Days 3-4, Silent retreat at Esalen
Silence. Not a comfortable social state for this one. Recall times in the past when silence meant someone felt hurt or angry. Or the relationship had frozen up, nothing left to say. When in fact, so much needed to be discussed.
This silence, though, is a gentle one. A healing silence. This is a campus-wide silence, including staff, to facilitate the several meditation retreats being held this weekend. I opt for the path of Zen, having more than a little exposure in my past. And when I saw this in the Esalen catalogue, it seemed perfect for addressing my state of anxieties.
Indeed, cultivating a practice of observing the body, the breath, the thoughts and feelings helps one stay grounded in the present moment. That’s the theory anyway. My experience on the meditation cushion is a bit rougher than that. Obsessive thoughts come charging through my head, with their accompanying emotions. I’m focussing on my breath, and it seems stilted, shallow, the breath of a stress condition. As the retreat moves along, I find myself relaxing more. Breathing more naturally, able to observe my thoughts and feelings. Stay present.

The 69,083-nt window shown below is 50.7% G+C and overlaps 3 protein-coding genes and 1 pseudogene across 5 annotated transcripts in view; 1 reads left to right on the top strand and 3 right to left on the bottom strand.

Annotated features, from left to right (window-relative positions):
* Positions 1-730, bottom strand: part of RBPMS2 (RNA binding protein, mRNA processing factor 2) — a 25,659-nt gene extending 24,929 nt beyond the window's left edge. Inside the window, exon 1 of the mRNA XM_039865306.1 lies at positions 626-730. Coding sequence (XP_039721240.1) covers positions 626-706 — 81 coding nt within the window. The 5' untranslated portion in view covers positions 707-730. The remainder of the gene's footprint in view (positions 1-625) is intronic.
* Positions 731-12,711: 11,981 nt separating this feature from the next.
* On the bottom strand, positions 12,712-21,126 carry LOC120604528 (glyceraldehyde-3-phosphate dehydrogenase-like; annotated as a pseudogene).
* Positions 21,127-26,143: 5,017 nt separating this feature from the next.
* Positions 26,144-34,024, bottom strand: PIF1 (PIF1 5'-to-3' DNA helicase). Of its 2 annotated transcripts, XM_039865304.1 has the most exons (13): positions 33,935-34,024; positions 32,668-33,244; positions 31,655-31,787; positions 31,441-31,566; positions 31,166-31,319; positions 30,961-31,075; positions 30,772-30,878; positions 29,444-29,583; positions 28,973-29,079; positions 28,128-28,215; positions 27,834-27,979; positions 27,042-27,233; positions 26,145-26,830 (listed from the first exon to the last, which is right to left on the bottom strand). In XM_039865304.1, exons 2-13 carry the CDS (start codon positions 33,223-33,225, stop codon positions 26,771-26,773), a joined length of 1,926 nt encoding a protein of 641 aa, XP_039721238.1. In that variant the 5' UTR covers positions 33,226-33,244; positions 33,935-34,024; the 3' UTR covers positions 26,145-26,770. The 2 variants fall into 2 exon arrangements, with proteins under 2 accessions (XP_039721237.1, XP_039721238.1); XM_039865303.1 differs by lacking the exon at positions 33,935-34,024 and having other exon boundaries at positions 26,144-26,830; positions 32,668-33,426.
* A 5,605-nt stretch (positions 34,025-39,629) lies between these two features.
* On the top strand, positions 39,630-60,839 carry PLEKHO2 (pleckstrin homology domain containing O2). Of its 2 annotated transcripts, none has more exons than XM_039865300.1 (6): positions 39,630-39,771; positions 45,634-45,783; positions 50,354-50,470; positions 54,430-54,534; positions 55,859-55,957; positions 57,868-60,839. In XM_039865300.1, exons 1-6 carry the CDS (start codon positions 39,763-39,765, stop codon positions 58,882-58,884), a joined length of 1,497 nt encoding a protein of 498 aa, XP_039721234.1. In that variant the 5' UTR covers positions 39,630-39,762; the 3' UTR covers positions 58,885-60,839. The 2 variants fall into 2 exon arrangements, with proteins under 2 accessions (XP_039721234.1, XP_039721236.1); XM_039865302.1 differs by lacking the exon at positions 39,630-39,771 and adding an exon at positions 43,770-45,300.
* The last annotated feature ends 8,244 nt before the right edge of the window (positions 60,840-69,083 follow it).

The teacher is Pamela Weiss from the San Francisco Zen Center. She’s doing a great job explaining the rudiments of Zen and the meditation practice, in layman’s terms, with guided visualizations to help center and focus. Tips on posture as well. I just may continue this once I get back home. She shares many koans, teachings, and this gem, an interpretation of the Genjo Koan:
To study the Buddha way is to study the self
To study the self is to forget the self
To forget the self is to become intimate with all things
The teachings expand in later sessions, to include centering in the heart, wishing compassion on the self, on others, and on the world. A peaceful path, the path of Zen.
I will likely not devote myself to formal practice of Zen, yet I’ve incorporated the philosophy over the years. Indeed, my practice of bicycle touring brings me similar centering and focus, and a commitment to dedicate my life to service once again.
From the Tibetan tradition, the Four Immeasurables:
May all beings be happy
May the causes of their suffering be removed
May they always be joyful
And may they all remain in a state of equanimity